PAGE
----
When people talk about how long dough can sit in the fridge what happens if it sits too long? Does it go bad? Does it get hard? How would I know if I leave it sit too long?
Eventually all doughs will become unusable. When the dough becomes unusable will depend on the type of dough and the dough formulation, especially the amount of yeast, the mode of fermentation (e.g., at room temperature, in the refrigerator, or some combination of both), and the temperature of the dough as it ferments. Sometimes there are visual cues that the dough is about to become unusable, such as a very puffy and soft dough with a profusion of fermentation bubbles and with little or no resistance to the touch, or possibly a slight darkening of the dough with spotting, but sometimes there are few visual cues. Usually the dough becomes unusable when it overferments. That typically happens when the yeast runs out of food (natural or added sugars). Also, with a long fermentation, there are enzymes in the dough, called protease enzymes, that attack the gluten structure over time, causing the gluten to become degraded to the point where the dough becomes highly extensible. When this happens, the water bond with protein is broken, releasing water into the dough, making it wet or slack or "clammy". Such a dough can become hard to handle and it is not uncommon for the dough to develop tears when trying to form it into a skin. Attempts to re-knead or re-ball the dough to restore its physical integrity and character will usually be fruitless, and you are likely to end up with a dough ball that is overly elastic and almost impossible to open up to form a skin. If one is able to actually form a skin out of the dough and to make a pizza out of it, the finished crust is likely to be light in color, because of insufficient residual sugars to contribute to crust coloration, and on the cracker-y side with sub-par oven spring (you need the proper combination of acids in the dough and residual sugar to get good oven spring). The crust is likely to have good flavor, however, because of all of the byproducts of long fermentation that contribute to good crust flavor, as well as aroma.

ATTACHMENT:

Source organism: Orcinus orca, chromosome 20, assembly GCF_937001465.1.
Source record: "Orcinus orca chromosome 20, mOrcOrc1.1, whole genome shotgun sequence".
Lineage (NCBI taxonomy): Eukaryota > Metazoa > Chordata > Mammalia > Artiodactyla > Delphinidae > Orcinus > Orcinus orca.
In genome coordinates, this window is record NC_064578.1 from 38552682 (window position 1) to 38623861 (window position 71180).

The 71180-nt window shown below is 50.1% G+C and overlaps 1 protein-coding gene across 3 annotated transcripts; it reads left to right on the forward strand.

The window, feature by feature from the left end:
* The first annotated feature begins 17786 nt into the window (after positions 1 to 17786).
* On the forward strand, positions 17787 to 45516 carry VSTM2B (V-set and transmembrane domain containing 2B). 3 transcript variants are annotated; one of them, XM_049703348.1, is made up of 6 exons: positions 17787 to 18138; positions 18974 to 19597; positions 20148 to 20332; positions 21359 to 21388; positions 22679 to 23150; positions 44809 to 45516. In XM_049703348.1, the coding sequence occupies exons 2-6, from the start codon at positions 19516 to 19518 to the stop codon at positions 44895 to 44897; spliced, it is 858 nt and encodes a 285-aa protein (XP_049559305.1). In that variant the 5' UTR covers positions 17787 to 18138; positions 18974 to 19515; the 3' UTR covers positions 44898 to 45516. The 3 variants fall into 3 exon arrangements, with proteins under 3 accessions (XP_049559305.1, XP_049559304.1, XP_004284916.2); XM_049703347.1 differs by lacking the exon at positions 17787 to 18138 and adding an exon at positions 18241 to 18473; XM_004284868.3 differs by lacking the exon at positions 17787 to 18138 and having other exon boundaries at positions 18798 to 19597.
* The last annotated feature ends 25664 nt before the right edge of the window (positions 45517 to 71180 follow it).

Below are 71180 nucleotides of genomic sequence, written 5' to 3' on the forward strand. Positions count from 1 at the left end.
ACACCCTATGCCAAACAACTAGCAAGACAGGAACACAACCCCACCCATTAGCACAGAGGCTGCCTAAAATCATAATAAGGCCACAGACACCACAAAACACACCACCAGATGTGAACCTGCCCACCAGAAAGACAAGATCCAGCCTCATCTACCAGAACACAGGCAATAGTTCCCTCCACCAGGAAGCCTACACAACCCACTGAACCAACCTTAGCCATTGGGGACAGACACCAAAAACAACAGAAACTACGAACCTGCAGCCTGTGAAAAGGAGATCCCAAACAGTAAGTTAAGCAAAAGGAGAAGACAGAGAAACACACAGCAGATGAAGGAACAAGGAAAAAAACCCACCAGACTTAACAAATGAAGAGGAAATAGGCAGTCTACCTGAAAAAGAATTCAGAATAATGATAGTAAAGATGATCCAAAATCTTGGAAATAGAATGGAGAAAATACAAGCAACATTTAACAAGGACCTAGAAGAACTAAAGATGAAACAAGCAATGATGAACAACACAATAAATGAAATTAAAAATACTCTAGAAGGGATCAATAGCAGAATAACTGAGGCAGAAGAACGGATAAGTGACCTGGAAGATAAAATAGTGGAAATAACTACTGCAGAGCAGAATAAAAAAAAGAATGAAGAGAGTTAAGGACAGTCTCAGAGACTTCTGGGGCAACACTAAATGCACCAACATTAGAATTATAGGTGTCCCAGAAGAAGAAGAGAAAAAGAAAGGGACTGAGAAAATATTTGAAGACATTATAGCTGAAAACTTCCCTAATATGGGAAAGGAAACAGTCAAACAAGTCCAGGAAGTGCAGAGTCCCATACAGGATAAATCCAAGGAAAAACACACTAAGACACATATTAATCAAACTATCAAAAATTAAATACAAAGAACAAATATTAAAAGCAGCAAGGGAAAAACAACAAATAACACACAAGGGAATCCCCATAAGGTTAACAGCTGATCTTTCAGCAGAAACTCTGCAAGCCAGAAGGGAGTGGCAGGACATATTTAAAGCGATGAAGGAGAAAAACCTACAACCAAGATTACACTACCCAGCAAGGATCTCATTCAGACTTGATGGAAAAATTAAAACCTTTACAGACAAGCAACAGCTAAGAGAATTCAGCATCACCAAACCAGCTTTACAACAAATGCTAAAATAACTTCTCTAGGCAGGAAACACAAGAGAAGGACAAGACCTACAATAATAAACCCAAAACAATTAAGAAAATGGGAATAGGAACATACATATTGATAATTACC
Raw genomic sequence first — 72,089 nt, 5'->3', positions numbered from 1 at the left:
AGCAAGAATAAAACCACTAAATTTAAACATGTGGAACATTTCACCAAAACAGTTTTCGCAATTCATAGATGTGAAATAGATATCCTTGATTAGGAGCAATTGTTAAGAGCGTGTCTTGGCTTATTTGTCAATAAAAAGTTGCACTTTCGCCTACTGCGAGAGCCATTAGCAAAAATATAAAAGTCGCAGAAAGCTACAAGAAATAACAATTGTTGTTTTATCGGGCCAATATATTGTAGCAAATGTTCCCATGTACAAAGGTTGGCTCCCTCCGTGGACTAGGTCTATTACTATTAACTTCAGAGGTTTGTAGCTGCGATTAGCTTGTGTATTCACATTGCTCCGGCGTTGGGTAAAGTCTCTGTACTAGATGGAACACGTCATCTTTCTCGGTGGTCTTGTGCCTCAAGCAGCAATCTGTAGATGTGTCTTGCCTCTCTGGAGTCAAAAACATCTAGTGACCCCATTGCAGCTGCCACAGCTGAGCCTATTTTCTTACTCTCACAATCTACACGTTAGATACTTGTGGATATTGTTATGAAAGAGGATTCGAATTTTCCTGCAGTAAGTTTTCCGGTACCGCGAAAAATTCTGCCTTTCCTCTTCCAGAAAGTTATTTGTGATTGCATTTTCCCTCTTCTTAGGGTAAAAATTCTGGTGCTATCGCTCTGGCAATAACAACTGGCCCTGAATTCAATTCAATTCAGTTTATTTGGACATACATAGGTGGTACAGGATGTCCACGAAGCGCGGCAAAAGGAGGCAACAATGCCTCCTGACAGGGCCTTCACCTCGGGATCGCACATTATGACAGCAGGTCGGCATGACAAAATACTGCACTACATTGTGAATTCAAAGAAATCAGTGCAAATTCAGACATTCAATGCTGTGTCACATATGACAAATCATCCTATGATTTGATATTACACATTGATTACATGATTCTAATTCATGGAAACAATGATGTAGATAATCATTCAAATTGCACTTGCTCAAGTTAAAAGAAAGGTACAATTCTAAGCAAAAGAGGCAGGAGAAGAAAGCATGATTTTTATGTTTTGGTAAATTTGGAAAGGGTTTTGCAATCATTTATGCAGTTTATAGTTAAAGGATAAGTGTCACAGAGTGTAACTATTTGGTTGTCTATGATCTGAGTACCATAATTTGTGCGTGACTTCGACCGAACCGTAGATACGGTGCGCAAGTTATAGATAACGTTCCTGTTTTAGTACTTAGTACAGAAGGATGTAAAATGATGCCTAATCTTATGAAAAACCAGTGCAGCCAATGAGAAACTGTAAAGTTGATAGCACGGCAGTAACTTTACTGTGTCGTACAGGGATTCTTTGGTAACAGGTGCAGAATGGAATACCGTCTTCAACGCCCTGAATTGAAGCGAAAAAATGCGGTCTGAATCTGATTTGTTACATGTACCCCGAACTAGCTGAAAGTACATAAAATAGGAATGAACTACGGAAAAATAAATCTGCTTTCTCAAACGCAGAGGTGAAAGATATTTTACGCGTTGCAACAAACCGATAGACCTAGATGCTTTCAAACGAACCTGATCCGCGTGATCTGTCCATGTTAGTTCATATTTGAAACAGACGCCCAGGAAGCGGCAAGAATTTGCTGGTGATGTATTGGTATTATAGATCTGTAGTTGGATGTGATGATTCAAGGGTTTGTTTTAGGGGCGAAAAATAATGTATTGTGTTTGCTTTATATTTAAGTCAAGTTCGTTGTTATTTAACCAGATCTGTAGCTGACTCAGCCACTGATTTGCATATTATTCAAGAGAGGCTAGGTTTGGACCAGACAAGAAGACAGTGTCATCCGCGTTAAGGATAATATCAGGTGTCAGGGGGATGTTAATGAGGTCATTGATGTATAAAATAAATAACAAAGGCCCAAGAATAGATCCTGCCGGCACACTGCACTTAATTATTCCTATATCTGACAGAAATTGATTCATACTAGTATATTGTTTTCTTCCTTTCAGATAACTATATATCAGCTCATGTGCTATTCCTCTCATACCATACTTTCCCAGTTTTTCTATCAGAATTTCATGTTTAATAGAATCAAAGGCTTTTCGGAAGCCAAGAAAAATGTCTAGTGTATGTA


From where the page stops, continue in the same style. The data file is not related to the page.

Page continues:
I often suggest that newbies intentionally let a dough go downhill so that they can see what the phenomena are that are at play as a dough ferments over a long period of time. A good experiment is to make several dough balls and use them one at a time, daily, until they run out, and observe the differences from one pizza to another. For such an experiment to be useful, it is best to make the pizzas identically as much as possible, including the types and amounts of sauce, cheeses and toppings. Otherwise, there will be too many variables to be able to make meaningful comparisons. You might even let the last dough ball expire on its own so that you can see what a dying dough looks and behaves like. Sometimes, people use a dying dough to make breadsticks as not to let the dough to go to waste.